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COVID-19 and the Impending Need for Global Health Governance
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COVID-19 and the Impending Need for Global Health Governance

Countries around the world are working to alleviate the vast challenges the COVID-19 pandemic is posing. Confronting this global problem isn’t possible without international cooperation. COVID-19 has implications for public health and the global economy. Endemic diseases contribute to the economic burden by impacting health, livelihoods, agricultural productivity and ecosystems.

The SARS outbreak of 2003 demonstrated the impermeable vulnerabilities of society to infectious diseases due to the lack of global public health governance. A pandemic illustrates the global lack of accountability and communication, which calls for a robust network of responses. No wonder health experts have said that “another pandemic that rivaled the speed and severity of the 1918 influenza epidemic was not a matter of if but when.”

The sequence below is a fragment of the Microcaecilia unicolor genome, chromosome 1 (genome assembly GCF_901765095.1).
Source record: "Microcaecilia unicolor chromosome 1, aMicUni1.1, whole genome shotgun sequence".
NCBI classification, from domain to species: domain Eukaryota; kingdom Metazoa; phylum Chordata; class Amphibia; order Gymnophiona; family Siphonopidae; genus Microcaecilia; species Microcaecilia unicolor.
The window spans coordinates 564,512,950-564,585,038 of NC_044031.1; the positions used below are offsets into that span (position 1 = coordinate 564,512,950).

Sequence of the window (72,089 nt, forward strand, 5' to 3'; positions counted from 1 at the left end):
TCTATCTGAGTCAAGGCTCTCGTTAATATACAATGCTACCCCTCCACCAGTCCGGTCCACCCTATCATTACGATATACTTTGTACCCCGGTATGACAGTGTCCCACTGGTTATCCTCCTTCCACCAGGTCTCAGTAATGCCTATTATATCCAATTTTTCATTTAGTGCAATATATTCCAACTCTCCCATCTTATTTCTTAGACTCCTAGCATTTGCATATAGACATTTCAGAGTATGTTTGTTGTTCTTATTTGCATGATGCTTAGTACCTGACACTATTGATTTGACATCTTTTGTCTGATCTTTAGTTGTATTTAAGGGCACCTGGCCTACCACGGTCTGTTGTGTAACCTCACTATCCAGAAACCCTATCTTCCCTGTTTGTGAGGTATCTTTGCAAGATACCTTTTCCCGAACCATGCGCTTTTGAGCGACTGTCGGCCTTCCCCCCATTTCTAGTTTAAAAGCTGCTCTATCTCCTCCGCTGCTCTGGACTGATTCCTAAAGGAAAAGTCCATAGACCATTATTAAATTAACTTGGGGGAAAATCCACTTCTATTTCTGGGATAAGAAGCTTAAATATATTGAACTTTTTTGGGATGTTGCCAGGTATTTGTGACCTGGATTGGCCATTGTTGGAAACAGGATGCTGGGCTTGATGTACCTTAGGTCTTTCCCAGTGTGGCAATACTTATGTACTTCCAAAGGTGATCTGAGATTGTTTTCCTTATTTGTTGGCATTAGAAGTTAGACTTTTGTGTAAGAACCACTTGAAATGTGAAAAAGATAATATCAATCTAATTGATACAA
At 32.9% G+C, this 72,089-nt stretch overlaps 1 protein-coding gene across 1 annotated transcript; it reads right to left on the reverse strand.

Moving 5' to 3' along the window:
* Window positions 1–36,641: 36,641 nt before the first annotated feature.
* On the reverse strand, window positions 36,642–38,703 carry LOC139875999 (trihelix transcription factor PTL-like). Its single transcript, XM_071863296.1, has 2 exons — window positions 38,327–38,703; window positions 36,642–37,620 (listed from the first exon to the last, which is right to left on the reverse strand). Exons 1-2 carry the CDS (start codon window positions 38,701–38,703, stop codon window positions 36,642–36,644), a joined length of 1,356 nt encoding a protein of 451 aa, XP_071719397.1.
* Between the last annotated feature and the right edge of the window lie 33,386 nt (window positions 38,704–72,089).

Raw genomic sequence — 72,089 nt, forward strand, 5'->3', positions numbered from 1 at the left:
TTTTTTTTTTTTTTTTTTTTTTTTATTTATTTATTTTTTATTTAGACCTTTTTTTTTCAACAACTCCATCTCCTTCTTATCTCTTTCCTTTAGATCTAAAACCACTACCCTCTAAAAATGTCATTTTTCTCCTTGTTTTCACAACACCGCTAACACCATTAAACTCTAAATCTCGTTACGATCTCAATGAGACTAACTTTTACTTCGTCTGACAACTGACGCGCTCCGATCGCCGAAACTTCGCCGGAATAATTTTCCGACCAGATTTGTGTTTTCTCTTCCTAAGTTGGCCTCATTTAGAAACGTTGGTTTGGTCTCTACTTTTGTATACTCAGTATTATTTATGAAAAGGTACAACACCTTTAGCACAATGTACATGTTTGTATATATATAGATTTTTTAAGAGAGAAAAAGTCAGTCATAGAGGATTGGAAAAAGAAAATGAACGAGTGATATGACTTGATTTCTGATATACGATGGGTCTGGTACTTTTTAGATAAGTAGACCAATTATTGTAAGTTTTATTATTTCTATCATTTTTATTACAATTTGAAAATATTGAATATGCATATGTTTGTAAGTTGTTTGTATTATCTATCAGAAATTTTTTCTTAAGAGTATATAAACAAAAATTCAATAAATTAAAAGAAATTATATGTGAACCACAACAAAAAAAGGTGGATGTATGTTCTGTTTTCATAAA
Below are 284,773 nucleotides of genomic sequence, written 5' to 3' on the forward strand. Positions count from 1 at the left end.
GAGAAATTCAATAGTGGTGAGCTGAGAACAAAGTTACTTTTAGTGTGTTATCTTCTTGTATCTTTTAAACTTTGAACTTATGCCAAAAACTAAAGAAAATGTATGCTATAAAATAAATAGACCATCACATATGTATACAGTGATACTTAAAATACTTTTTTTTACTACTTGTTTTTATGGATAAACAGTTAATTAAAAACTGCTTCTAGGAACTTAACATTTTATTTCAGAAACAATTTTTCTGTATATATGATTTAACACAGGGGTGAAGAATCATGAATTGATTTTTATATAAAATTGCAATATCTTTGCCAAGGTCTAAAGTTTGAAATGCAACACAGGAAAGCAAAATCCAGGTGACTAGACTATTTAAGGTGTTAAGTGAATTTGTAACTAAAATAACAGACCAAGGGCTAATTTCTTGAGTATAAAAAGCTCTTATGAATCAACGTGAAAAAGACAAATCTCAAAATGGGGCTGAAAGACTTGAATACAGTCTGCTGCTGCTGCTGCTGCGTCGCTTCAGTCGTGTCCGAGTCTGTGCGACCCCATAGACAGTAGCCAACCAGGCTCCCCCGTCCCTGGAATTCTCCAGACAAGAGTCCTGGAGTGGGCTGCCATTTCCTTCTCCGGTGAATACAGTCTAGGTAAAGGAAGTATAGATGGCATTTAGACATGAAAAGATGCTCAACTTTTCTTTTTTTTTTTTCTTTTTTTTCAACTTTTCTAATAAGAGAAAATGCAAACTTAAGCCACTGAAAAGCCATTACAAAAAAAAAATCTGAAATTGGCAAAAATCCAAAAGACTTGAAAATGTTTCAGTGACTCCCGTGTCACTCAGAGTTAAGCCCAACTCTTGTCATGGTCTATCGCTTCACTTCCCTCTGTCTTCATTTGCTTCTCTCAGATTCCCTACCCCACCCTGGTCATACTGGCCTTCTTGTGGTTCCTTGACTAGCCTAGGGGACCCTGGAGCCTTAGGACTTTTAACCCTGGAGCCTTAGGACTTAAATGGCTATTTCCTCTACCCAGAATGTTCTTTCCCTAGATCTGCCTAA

Apparently transferable at an exponential rate, the COVID-19 virus will affect healthy adults and present risks for elderly people with underlying conditions. Asymptomatic humans (those with mild symptoms) transmit it, making it harder to curb than other viral epidemics such as SARS or MERS. The COVID-19 pandemic has exacerbated inequality in and between countries and contributed to the burden of the poor and vulnerable. The recurrence of pandemics such as Ebola indicates poor access to health care, thereby calling for the international community’s continued dedication to improving health care.